شرکت دوست دار بیچارگان : شوک های برونزاد در توقعات بازنشستگی و اثرات مقایسه اجتماعی در رفاه ذهنی
|کد مقاله||سال انتشار||مقاله انگلیسی||ترجمه فارسی||تعداد کلمات|
|23958||2014||26 صفحه PDF||سفارش دهید||18635 کلمه|
Publisher : Elsevier - Science Direct (الزویر - ساینس دایرکت)
Journal : Journal of Economic Behavior & Organization, Volume 97, January 2014, Pages 1–26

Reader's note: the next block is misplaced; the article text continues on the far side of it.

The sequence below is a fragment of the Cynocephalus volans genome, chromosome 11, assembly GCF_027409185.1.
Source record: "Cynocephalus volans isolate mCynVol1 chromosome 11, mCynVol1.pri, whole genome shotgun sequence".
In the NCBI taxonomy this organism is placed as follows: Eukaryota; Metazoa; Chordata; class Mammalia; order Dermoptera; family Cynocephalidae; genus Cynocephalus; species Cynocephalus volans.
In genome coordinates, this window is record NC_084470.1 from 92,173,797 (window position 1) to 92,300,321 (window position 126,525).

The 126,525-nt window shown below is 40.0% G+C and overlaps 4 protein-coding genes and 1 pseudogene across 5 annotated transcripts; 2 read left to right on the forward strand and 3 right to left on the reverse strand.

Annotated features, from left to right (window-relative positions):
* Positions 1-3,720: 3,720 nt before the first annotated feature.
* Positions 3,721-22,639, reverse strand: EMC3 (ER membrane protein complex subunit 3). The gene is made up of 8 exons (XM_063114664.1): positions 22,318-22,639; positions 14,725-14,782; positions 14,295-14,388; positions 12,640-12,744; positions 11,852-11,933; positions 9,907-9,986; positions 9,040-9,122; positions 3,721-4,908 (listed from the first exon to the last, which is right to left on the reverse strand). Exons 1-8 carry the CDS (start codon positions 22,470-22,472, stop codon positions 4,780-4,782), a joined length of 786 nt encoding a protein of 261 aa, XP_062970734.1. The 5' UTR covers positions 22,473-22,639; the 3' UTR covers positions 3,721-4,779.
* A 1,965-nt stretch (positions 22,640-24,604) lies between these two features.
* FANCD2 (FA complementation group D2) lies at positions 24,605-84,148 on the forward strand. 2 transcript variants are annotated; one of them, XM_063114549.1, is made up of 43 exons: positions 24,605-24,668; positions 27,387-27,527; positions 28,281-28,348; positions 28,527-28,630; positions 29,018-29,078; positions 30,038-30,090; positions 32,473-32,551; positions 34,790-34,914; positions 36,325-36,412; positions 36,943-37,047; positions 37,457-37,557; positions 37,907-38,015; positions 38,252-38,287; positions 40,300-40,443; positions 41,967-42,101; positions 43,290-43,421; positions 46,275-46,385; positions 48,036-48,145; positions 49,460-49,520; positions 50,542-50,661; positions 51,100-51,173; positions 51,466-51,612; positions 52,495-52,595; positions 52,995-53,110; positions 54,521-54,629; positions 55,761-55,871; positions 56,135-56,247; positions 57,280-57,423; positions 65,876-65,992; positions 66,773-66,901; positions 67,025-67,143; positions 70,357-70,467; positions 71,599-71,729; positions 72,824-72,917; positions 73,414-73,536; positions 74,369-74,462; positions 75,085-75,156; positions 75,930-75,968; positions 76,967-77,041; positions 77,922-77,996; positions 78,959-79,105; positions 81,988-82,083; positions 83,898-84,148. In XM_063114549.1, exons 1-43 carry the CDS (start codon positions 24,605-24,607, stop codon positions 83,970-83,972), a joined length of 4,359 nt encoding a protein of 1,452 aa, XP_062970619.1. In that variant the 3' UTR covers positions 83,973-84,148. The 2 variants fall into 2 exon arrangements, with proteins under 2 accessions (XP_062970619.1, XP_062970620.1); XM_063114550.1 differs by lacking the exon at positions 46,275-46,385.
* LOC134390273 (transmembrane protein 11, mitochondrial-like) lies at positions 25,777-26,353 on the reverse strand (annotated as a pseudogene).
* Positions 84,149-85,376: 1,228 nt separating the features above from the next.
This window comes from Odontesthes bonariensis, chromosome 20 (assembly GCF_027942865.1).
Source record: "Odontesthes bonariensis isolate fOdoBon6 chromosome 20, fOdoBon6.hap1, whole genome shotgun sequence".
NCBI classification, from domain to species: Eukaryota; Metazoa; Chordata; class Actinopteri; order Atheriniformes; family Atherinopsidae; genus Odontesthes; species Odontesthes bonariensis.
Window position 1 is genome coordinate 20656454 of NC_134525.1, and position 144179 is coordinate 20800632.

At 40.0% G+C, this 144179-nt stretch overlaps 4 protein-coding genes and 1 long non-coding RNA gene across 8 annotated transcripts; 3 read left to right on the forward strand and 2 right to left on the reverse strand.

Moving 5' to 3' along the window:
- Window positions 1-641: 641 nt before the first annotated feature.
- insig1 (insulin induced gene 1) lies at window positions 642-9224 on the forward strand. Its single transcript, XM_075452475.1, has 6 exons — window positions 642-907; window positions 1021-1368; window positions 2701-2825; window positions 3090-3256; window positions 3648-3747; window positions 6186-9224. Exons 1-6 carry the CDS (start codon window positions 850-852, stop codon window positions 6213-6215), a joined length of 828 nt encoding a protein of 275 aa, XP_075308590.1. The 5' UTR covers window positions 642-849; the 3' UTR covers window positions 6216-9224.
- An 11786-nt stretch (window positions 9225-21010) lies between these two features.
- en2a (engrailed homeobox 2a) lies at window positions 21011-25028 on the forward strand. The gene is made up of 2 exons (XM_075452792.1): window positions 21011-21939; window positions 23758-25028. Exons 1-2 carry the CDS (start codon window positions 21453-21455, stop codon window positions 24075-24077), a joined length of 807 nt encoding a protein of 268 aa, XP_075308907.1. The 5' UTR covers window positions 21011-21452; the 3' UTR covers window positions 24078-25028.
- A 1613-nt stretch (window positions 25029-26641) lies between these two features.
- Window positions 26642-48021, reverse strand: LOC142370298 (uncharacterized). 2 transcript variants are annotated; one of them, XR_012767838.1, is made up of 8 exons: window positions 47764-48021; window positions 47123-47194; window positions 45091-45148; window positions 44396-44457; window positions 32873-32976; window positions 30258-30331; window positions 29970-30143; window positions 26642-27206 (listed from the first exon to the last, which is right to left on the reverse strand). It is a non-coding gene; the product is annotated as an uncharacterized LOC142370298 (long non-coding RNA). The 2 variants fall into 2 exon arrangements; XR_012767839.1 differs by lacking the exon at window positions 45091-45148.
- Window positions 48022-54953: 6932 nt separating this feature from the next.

This study investigates the effects of social comparison accompanying a substantial reform of the Dutch pension system on the job satisfaction of workers who are close to retirement. The reform implies that public sector workers born on January 1, 1950, or later face a considerable reduction in their pension rights, while workers born before this threshold date can still retire under the old, more generous rules. Using unique matched survey and administrative panel data on male public sector workers born in 1949 and 1950, we find strong and persistent effects on job satisfaction that are sizable compared to income effects on well-being. The drop in satisfaction is strongly affected by social comparisons with colleagues. Treated workers are less affected by the reform when the treatment group is larger in the organization where they are employed. Moreover, the social comparison effect is especially prevalent in organizations that stimulate their employees to work full-time and in teams. We also find evidence that the major part of the social comparison effect is non-monetary.